The Amazing Forgotten Peak

Lee Peak Overview

In the rush to get to the summit of Charleston Peak, highest peak in the Spring Mountains of Nevada, most climbers bypass 11,289ft Lee Peak (less than 700ft lower than Charleston Peak), failing to realize it even exists. This is unfortunate because Lee Peak offers at least 2 unique features over Mt. Charleston. First, the view from Lee Peak includes two beautiful canyons: Kyle Canyon and Lee Canyon. All the mountains along both sides of Kyle Canyon are visible (Mummy Mt., Fletcher Peak, Harris Mountain, Griffith Peak and Charleston Peak) and the view is spectacular – right down the middle of the canyon! At the same time, there’s a spectacular view of Lee Canyon including the entire Bristlecone Pine Trail and all the way to the Sheep Range in the distance. In addition, from the summit you can see all the way to Telescope Peak on the far side of Death Valley, and beyond that to the Sierra Nevada range.

The second great feature is that the climber get’s a little experience in wilderness navigation as the two approach routes to Lee Peak are unmarked and must be discovered, which is an enjoyable experience. During this climb I scoped out potential routes from Lee Canyon to the summit of Lee Peak and believe I’ve narrowed it down to one best choice. View the Bristlecone Pine Trail page to see the chosen route from the bottom up. The video on this page shows the chosen route from the top down. View the Lee Peak from Lee Canyon page to see this adventure unfold.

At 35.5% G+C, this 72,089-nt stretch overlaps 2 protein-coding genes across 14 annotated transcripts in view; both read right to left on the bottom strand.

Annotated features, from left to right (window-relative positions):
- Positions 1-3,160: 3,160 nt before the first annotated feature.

Getting to the Trailhead

The trailhead to Lee Peak is the Trail Canyon Trailhead. View the Mummy Mountain West page to see directions to that trailhead.

Trail Directions to Lee Peak

The first part of the trail to Lee Peak is pretty easy. Just take the Trail Canyon Trail up 2 miles to the junction of the North Loop Trail. Turn left at the junction onto the North Loop Trail. Precede past the Mummy Mountain Tree. Continue to wind upward along the North side of Kyle Canyon. The trail will round a corner, Charleston Peak, which disappeared near the Mummy Mountain Tree will again come into view and the trail will level off a bit. I call this the upper North Loop Trail.

As a side note, just about 100 yards after that first view of Charleston Peak you’ll see a small ridge to your right. If you ascend this ridge, you’ll see an abandoned Ski Tower which marks a possible descent route to Lee Canyon.

However, continue on the North Loop Trail which is basically level, though there are some moderate descents and ascents for the next mile. You’ll pass a couple camping spots along the way. Two rocky peaks that look like they could be Lee Peak are not Lee Peak. The sign that you’re getting close is a series of steep switchbacks. A little past the top of these switchbacks there is a pretty substantial viewpoint. You’ll see a small cairn at that viewpoint. Take a sharp right up the hill there which is the Lee Peak approach. You won’t see anything that looks like a trail so from this point you’re navigating rocks and trees and an avalanche slope along the upper left side of a ridge for about 1/4th mile to the summit of Lee Peak. At the summit there is a summit box so you know you’ve made it!

Alternately, you could continue on the North Loop Trail to the South end of Lee Peak (the end closest to Charleston Peak), make a u-turn and head up the ridge to the summit of Lee Peak. This makes a nice little circuit trip up Lee Peak summiting on the Charleston Peak side and then descending the side furthest from Charleston Peak back down to the North Loop Trail. This is the circuit route shown in the video.